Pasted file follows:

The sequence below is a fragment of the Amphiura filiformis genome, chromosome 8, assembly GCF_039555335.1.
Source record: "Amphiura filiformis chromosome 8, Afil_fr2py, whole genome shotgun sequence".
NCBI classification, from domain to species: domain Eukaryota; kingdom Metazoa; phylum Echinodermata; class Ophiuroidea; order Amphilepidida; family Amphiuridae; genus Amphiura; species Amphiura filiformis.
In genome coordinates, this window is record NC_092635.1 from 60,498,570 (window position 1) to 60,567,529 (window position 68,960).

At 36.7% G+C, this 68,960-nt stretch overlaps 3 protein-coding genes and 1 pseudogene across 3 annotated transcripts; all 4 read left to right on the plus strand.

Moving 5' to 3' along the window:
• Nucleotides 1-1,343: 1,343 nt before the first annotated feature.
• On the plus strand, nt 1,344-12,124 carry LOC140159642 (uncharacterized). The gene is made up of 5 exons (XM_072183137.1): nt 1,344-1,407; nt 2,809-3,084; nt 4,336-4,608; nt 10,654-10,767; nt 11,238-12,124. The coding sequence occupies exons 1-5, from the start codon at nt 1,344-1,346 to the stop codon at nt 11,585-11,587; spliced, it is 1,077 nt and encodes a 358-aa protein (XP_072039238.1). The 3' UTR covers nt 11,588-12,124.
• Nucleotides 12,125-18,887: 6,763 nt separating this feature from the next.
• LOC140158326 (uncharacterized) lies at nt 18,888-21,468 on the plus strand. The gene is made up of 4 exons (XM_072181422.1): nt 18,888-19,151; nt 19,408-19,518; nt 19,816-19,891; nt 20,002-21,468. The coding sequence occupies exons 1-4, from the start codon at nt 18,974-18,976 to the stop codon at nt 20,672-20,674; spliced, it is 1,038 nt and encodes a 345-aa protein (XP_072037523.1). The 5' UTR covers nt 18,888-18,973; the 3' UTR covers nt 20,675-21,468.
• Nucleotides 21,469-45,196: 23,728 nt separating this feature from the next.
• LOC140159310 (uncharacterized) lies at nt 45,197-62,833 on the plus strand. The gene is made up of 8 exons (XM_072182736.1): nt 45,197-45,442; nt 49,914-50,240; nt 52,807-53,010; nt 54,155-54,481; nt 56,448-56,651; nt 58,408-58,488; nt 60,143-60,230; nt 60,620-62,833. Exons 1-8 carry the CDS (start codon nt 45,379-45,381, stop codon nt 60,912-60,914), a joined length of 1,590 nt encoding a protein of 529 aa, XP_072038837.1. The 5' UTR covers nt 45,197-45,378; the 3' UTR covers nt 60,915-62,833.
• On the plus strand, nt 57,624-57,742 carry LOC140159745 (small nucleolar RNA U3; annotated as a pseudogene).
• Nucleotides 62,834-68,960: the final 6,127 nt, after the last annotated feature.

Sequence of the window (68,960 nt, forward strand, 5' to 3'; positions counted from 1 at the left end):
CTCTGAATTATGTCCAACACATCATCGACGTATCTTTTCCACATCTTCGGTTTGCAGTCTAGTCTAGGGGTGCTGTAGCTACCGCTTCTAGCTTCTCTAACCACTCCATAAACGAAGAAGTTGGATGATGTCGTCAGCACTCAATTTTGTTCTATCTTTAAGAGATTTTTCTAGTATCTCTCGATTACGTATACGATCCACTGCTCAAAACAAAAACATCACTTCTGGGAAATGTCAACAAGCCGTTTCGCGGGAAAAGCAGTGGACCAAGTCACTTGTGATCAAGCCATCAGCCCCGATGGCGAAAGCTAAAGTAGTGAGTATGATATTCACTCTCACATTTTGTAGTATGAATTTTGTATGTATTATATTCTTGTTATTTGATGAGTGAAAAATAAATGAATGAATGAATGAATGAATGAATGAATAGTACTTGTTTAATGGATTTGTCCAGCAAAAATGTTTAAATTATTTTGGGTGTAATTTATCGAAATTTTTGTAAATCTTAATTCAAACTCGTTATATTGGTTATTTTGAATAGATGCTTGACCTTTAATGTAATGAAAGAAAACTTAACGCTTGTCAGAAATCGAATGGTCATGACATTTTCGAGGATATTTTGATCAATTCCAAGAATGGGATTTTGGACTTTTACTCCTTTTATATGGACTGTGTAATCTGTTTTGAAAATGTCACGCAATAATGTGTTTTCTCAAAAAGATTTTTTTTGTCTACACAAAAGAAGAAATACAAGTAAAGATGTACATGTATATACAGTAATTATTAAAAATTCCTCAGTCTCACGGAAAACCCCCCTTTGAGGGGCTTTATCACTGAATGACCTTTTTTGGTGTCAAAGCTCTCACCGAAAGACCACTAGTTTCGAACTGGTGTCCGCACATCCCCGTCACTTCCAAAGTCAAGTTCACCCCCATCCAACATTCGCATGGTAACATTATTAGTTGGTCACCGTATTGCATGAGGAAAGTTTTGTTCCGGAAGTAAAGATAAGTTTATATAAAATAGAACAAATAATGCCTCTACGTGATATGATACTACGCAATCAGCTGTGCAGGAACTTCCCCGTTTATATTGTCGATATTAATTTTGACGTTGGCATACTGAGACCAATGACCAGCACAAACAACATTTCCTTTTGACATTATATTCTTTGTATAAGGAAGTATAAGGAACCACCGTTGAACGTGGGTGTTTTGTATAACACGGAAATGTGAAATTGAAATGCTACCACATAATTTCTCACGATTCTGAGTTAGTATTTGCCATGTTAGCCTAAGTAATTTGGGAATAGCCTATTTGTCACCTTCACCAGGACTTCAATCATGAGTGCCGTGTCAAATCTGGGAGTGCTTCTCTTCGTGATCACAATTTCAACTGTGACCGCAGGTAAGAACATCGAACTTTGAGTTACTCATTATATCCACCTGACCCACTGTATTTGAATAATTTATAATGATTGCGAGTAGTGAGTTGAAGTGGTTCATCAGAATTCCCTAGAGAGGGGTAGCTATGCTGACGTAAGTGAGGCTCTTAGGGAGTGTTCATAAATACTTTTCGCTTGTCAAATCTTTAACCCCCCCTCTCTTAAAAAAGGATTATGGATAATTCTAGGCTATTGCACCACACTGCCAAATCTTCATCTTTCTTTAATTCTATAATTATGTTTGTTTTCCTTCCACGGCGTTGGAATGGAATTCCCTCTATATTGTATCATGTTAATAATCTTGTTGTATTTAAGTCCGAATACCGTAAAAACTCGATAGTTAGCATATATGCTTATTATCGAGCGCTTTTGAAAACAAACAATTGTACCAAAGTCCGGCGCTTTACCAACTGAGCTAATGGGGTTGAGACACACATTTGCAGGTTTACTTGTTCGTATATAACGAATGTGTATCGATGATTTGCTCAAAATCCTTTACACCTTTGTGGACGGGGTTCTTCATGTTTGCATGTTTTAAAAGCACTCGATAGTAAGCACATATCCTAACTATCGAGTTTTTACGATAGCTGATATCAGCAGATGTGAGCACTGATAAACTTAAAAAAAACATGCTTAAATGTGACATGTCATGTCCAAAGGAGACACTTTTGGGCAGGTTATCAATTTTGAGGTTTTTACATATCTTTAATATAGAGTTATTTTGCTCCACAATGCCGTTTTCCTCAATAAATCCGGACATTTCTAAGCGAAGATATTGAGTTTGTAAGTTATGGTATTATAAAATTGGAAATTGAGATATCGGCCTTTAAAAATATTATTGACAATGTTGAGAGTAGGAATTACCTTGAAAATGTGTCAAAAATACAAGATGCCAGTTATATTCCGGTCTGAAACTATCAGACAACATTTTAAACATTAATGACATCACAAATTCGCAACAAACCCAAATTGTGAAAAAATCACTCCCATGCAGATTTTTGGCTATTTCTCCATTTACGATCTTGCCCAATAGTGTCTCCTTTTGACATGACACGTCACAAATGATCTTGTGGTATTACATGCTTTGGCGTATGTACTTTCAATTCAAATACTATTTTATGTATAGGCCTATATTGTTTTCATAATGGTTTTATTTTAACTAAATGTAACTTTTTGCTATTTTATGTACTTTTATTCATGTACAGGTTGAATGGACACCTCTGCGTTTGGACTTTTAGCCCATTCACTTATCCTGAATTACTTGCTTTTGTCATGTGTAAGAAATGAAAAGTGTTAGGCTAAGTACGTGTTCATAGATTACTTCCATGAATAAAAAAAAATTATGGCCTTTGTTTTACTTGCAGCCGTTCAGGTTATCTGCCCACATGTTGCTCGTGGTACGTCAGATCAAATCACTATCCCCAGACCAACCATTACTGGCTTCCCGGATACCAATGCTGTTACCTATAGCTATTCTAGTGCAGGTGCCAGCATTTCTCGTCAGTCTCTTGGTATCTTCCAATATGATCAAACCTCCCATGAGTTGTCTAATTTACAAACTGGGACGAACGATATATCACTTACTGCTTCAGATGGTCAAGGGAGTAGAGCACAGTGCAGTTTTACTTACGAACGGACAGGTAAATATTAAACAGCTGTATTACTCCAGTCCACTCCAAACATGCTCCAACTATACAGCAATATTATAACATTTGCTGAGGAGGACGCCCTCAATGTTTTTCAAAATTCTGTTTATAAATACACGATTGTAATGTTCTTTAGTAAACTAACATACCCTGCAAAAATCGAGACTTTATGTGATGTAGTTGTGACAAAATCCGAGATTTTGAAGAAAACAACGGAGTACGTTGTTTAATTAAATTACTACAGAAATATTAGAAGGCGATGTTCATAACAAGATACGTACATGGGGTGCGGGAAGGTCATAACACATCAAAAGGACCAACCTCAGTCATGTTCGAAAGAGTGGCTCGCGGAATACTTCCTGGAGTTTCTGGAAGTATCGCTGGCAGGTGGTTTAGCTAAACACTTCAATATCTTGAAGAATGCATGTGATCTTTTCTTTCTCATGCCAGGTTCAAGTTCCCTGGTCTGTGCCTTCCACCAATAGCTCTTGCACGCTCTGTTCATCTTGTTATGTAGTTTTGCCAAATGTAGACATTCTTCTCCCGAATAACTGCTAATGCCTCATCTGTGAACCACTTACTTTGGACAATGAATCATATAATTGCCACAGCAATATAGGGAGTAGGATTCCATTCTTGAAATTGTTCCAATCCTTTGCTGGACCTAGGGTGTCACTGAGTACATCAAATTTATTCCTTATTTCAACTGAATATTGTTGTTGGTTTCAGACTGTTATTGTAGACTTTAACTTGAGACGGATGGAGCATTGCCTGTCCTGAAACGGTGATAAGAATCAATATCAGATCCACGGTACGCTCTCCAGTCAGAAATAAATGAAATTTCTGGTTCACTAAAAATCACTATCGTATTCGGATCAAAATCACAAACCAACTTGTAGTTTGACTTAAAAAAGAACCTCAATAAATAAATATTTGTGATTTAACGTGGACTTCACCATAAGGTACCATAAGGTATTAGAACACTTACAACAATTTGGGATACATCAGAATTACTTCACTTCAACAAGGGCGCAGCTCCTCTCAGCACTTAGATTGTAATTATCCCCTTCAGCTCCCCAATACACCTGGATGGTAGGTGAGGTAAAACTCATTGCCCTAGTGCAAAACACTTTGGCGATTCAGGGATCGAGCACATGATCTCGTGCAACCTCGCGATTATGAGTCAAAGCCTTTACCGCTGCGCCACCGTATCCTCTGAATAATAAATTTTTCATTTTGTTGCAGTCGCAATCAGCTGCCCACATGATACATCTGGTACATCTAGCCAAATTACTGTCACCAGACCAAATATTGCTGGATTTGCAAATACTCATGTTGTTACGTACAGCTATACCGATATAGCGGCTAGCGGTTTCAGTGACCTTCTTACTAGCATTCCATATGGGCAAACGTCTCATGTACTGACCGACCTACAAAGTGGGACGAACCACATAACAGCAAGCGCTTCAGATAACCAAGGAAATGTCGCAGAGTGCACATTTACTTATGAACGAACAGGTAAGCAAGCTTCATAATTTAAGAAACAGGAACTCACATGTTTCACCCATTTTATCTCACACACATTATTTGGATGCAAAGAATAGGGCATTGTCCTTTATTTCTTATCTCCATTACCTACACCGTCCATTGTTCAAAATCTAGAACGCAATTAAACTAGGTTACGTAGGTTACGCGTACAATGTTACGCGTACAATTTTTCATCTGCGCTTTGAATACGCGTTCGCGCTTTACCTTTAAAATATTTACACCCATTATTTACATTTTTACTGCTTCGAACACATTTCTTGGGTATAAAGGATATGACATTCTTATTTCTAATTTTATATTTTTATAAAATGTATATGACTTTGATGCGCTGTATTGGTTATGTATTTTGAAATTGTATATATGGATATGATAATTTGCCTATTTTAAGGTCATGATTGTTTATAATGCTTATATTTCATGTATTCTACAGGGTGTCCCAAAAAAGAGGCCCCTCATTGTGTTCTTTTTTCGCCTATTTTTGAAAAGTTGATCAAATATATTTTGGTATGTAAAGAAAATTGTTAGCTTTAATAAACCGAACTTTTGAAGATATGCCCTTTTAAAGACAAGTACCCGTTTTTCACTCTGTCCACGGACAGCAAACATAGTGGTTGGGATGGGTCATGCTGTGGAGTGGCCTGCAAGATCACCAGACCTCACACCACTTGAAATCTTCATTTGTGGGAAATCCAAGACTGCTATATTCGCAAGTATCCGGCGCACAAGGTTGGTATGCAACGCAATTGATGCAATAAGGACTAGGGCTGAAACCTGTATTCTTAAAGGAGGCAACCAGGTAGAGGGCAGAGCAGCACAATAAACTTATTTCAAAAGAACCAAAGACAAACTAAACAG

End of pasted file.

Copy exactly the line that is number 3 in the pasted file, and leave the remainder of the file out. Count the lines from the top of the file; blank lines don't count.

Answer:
NCBI classification, from domain to species: domain Eukaryota; kingdom Metazoa; phylum Echinodermata; class Ophiuroidea; order Amphilepidida; family Amphiuridae; genus Amphiura; species Amphiura filiformis.